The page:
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13 of 13 people found the following review helpful
4.0 out of 5 stars Tragic, to the point, and rather brilliant
Last year, just before the Academy voted their choices for the Oscars, Miramax launched a campaign. The campaign was pretty simple - to have the Academy, who's vote choices included Best Foreign Language Film, to actually have SEEN the foreign language films they were voting from. The only Miramax film in this category was the hugely popular French movie Amelie, which is...
Published on 30 Jan 2003 by A. Whyte

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2 of 2 people found the following review helpful
2.0 out of 5 stars Not as good as expected
I had expected this to be far better than it actually was. After a promising start, the action became a bit contrived, especially with the introduction of the English journalist. She was one annoying character among many - including, unfortunately, the two main protagonists. I thought that the satire, and the conclusion, were a bit clunky and cumbersome, and the film...
Published on 25 Nov 2008 by The Beard


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1 of 2 people found the following review helpful
3.0 out of 5 stars interesting!, 13 May 2009
This review is from: No Man's Land [DVD] [2002] (DVD)
Almost all the film is in a trench.

Question: When you have a trench as setting and two simple characters as protagonists what you can make as film?

Answer:if you are intelligent and you know how to make a good film with almost nothing then you will do something like No man's Land.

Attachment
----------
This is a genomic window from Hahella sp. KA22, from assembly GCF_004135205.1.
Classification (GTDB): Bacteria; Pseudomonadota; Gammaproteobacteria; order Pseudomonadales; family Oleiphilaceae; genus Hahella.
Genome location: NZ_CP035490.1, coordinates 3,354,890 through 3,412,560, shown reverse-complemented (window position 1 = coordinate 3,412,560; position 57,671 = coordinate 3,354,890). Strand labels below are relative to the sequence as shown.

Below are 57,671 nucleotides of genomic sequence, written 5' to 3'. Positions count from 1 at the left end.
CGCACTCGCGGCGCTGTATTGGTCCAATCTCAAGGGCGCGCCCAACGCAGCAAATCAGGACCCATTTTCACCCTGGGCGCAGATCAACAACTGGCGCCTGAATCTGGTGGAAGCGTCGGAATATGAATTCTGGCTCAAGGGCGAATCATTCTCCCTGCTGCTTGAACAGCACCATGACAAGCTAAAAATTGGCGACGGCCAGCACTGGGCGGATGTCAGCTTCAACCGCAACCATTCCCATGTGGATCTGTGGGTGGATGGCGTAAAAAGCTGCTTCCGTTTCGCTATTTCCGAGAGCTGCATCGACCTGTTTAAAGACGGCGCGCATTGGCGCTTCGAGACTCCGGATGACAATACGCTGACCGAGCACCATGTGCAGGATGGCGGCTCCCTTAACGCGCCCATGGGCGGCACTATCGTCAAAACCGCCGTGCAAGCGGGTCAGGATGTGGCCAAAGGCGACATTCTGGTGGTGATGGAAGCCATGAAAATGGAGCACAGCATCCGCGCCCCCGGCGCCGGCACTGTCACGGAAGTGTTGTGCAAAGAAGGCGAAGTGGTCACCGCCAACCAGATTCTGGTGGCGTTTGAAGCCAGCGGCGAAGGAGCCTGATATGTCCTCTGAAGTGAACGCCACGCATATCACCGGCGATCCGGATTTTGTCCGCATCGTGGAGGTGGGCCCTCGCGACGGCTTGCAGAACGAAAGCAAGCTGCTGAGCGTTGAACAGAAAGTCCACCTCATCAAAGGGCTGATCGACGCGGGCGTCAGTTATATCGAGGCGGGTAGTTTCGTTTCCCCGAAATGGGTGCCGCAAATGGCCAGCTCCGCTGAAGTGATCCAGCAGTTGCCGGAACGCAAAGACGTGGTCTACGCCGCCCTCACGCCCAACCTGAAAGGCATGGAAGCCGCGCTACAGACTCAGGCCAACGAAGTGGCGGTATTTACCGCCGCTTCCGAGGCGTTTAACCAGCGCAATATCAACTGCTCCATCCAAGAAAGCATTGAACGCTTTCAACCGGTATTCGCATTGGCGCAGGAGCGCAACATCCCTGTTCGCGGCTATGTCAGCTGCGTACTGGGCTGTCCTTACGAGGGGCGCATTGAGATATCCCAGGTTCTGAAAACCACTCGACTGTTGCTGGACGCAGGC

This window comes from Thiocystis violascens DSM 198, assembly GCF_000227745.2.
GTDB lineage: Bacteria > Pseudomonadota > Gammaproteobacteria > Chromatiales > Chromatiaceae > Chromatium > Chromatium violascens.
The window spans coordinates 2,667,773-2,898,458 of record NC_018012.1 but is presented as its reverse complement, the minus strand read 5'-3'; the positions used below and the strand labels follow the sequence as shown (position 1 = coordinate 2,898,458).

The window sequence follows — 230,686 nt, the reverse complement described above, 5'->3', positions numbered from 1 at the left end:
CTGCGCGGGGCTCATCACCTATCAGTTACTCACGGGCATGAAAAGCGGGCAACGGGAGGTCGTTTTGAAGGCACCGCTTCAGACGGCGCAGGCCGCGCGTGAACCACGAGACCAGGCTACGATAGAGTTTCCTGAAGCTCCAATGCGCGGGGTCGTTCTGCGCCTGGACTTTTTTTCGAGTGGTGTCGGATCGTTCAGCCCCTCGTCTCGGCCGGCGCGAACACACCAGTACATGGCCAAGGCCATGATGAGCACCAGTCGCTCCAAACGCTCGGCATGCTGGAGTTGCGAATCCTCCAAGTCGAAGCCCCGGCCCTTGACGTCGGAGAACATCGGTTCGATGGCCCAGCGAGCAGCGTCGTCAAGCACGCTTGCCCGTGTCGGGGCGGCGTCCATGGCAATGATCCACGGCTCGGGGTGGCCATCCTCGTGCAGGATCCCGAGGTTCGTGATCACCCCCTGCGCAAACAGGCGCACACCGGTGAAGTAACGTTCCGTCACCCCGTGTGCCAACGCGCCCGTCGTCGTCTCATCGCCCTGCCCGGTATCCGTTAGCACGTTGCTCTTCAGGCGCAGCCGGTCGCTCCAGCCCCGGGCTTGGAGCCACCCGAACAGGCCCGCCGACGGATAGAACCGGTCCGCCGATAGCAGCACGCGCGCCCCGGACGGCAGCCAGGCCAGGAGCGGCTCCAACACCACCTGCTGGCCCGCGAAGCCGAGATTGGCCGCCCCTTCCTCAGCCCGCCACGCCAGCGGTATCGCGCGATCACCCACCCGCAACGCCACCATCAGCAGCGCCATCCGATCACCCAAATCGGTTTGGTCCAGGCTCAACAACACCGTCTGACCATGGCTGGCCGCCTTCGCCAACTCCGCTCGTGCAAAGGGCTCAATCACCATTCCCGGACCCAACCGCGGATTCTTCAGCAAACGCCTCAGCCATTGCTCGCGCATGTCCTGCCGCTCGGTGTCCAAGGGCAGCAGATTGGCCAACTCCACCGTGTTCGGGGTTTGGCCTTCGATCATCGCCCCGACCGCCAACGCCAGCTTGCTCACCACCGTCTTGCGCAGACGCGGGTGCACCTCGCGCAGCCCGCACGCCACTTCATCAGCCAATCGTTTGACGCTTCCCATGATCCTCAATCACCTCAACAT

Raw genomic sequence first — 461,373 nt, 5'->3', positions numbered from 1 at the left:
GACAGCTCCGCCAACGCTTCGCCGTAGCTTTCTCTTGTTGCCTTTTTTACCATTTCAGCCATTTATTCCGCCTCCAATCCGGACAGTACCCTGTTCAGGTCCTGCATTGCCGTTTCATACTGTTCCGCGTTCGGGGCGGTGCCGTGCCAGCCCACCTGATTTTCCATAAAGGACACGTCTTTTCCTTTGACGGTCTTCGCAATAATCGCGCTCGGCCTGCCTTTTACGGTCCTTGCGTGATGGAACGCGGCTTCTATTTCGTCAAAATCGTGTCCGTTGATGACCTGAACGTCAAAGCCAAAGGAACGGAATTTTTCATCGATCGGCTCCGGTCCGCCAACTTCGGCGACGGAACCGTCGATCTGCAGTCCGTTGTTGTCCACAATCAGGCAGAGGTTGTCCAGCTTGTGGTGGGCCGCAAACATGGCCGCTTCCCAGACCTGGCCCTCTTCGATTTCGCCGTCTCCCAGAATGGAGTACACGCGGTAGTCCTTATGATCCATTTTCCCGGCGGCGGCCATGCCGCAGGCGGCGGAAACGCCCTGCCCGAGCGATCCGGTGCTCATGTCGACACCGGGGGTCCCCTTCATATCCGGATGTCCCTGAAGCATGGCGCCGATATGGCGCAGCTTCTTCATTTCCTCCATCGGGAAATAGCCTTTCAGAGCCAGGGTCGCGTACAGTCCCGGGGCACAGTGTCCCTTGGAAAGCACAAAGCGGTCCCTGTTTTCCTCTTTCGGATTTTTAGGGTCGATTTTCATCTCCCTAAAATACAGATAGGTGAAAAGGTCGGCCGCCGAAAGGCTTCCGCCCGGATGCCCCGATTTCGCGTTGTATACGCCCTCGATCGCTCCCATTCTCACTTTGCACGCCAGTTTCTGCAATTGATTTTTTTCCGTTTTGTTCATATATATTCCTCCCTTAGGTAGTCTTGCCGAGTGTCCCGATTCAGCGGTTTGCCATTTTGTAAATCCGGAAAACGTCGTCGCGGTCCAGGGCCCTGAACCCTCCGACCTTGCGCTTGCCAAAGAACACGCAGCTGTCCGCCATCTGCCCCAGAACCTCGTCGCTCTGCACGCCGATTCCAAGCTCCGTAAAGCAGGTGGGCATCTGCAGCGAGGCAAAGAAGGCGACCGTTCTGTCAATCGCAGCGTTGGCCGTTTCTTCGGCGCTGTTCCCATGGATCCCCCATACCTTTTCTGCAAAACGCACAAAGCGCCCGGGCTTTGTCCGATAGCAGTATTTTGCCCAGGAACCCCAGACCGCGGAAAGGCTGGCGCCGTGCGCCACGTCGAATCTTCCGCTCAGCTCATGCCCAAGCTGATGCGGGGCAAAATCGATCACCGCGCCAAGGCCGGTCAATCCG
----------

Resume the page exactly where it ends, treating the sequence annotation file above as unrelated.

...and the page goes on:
However this is not a film for fun in a sunday afternoon.
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0 of 1 people found the following review helpful
3.0 out of 5 stars An Oscar-winner out of guilt?, 8 Feb 2009
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This review is from: No Man's Land [DVD] [2002] (DVD)
"No Man's Land" is set in the Bosnian War 1992 - 1995, and the West has much to feel guilty about in its failure to act effectively to end the conflict, prevent crimes against humanity, or protect civilians, either through NATO or the UN. This combination of ineffectuality and moral corruption is represented in a film which may well have guilt-tripped to an Oscar, because the quality of the film is not on a par with some other nominations such as "Amelie" or "Lagaan".

"No Man's Land" is a very angry film, and its anger is both its strength and its weakness. The very promising start creates a black and absurd situation of two opposing soldiers, a Bosnian and a Serb, stuck in a trench between two warring armies in the middle of no-man's land fighting a pointless micro-war while a third soldier is lying on an unexploded bomb which will kill him if he moves.

If the movie had stayed with this, it would have been a better movie, a Samuel Beckett ritual of desolation and pointlessness. "Who started the war?" is the recurring question, which is always answered, reluctantly, "We did," by whoever doesn't have the gun at the time.

However it succumbs to the temptation to try and tell and show everything, and in doing so it damagingly pulls focus away from its greatest strength. The original situation concerns two people, not the politics of the situation. However the further we get into the film, the more it is clear that the film-maker believes very strongly that the Serbs started the war, the Serbian soldier becomes less and less attractive, and the balance of the original premise is fatally weakened.